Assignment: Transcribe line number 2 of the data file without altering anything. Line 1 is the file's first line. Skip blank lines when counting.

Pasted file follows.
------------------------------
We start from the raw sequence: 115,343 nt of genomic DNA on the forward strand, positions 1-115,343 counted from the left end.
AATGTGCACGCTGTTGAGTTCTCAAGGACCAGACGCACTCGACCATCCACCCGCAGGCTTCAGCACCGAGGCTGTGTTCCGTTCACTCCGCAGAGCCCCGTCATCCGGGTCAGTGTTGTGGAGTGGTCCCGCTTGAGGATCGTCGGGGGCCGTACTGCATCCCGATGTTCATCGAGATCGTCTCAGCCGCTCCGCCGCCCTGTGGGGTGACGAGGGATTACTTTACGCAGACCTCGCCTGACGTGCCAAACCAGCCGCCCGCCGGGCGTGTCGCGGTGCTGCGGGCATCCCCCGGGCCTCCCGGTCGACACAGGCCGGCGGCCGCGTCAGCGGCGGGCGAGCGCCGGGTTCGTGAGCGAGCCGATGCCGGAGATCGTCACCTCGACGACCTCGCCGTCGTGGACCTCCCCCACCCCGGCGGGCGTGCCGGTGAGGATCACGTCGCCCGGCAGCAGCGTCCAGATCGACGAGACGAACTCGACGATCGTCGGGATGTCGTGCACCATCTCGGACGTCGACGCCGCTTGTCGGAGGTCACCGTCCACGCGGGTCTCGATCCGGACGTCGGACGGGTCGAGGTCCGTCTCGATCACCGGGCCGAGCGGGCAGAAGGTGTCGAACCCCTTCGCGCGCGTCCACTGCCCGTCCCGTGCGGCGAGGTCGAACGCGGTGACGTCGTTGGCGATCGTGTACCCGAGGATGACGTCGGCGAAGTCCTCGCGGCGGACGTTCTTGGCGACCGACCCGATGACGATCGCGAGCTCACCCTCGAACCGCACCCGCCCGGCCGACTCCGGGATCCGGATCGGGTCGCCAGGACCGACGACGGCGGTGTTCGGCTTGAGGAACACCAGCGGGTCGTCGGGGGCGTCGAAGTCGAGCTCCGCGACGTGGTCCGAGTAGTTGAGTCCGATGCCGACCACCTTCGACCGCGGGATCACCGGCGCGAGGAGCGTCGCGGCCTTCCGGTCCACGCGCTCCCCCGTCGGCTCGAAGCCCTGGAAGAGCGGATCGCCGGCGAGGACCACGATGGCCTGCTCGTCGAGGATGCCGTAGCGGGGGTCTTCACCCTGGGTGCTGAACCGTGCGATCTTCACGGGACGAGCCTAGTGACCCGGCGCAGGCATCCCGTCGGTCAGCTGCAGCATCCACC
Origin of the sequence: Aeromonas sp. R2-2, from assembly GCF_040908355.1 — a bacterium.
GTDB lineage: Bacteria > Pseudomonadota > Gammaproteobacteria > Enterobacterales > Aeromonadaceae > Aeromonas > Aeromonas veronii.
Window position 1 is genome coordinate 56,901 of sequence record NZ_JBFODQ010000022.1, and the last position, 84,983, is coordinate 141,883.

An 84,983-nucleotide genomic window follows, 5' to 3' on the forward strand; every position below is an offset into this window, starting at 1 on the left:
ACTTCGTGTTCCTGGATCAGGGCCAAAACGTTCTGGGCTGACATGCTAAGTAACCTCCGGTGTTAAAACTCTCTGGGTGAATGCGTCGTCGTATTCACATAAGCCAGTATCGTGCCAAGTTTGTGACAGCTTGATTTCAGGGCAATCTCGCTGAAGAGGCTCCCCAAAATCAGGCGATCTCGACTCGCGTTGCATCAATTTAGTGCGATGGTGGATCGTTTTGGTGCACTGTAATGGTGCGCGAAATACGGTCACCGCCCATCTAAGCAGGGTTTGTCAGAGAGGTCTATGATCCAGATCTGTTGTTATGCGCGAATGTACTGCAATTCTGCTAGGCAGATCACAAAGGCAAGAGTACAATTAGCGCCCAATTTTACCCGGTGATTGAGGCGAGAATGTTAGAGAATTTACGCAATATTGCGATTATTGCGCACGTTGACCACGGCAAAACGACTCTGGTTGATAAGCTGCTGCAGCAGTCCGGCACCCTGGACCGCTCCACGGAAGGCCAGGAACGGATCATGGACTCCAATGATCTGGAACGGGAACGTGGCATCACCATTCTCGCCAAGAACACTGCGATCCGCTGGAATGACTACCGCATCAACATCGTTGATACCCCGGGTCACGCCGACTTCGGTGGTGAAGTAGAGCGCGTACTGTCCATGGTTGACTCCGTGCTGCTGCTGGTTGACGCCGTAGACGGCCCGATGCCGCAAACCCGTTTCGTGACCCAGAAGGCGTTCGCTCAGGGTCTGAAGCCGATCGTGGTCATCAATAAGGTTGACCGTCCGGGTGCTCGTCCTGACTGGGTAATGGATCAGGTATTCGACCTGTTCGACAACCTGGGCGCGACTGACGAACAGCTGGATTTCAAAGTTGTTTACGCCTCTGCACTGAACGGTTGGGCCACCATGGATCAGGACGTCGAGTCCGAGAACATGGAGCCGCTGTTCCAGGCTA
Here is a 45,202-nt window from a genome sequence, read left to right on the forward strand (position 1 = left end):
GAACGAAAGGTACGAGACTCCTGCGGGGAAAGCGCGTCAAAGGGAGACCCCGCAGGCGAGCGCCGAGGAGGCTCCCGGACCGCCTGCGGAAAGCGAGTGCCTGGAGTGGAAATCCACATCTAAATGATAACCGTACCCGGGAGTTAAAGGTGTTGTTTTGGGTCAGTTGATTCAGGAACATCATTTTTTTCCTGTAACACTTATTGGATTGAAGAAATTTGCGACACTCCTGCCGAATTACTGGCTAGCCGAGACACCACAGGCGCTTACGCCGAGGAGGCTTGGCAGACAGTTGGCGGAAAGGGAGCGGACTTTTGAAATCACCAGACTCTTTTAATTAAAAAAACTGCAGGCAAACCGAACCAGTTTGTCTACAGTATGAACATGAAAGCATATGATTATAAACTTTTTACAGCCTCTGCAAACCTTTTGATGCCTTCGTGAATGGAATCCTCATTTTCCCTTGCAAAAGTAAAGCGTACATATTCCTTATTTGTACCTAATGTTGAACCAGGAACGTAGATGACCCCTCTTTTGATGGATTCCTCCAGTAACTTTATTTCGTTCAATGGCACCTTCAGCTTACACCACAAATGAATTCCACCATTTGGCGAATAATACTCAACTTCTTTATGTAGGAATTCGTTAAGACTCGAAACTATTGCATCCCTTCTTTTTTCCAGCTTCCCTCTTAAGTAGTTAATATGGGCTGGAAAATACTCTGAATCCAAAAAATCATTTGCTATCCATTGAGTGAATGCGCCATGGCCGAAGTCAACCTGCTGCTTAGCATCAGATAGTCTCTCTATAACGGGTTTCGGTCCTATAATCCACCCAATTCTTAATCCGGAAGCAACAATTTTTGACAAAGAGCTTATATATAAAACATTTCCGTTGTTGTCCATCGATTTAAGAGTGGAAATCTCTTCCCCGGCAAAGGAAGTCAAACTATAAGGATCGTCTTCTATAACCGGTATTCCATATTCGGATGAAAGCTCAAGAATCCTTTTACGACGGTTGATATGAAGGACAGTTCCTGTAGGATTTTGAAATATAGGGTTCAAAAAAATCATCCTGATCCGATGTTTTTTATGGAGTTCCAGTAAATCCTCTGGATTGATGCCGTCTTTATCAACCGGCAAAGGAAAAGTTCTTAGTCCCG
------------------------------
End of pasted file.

AATGTGCACGCTGTTGAGTTCTCAAGGACCAGACGCACTCGACCATCCACCCGCAGGCTTCAGCACCGAGGCTGTGTTCCGTTCACTCCGCAGAGCCCCGTCATCCGGGTCAGTGTTGTGGAGTGGTCCCGCTTGAGGATCGTCGGGGGCCGTACTGCATCCCGATGTTCATCGAGATCGTCTCAGCCGCTCCGCCGCCCTGTGGGGTGACGAGGGATTACTTTACGCAGACCTCGCCTGACGTGCCAAACCAGCCGCCCGCCGGGCGTGTCGCGGTGCTGCGGGCATCCCCCGGGCCTCCCGGTCGACACAGGCCGGCGGCCGCGTCAGCGGCGGGCGAGCGCCGGGTTCGTGAGCGAGCCGATGCCGGAGATCGTCACCTCGACGACCTCGCCGTCGTGGACCTCCCCCACCCCGGCGGGCGTGCCGGTGAGGATCACGTCGCCCGGCAGCAGCGTCCAGATCGACGAGACGAACTCGACGATCGTCGGGATGTCGTGCACCATCTCGGACGTCGACGCCGCTTGTCGGAGGTCACCGTCCACGCGGGTCTCGATCCGGACGTCGGACGGGTCGAGGTCCGTCTCGATCACCGGGCCGAGCGGGCAGAAGGTGTCGAACCCCTTCGCGCGCGTCCACTGCCCGTCCCGTGCGGCGAGGTCGAACGCGGTGACGTCGTTGGCGATCGTGTACCCGAGGATGACGTCGGCGAAGTCCTCGCGGCGGACGTTCTTGGCGACCGACCCGATGACGATCGCGAGCTCACCCTCGAACCGCACCCGCCCGGCCGACTCCGGGATCCGGATCGGGTCGCCAGGACCGACGACGGCGGTGTTCGGCTTGAGGAACACCAGCGGGTCGTCGGGGGCGTCGAAGTCGAGCTCCGCGACGTGGTCCGAGTAGTTGAGTCCGATGCCGACCACCTTCGACCGCGGGATCACCGGCGCGAGGAGCGTCGCGGCCTTCCGGTCCACGCGCTCCCCCGTCGGCTCGAAGCCCTGGAAGAGCGGATCGCCGGCGAGGACCACGATGGCCTGCTCGTCGAGGATGCCGTAGCGGGGGTCTTCACCCTGGGTGCTGAACCGTGCGATCTTCACGGGACGAGCCTAGTGACCCGGCGCAGGCATCCCGTCGGTCAGCTGCAGCATCCACC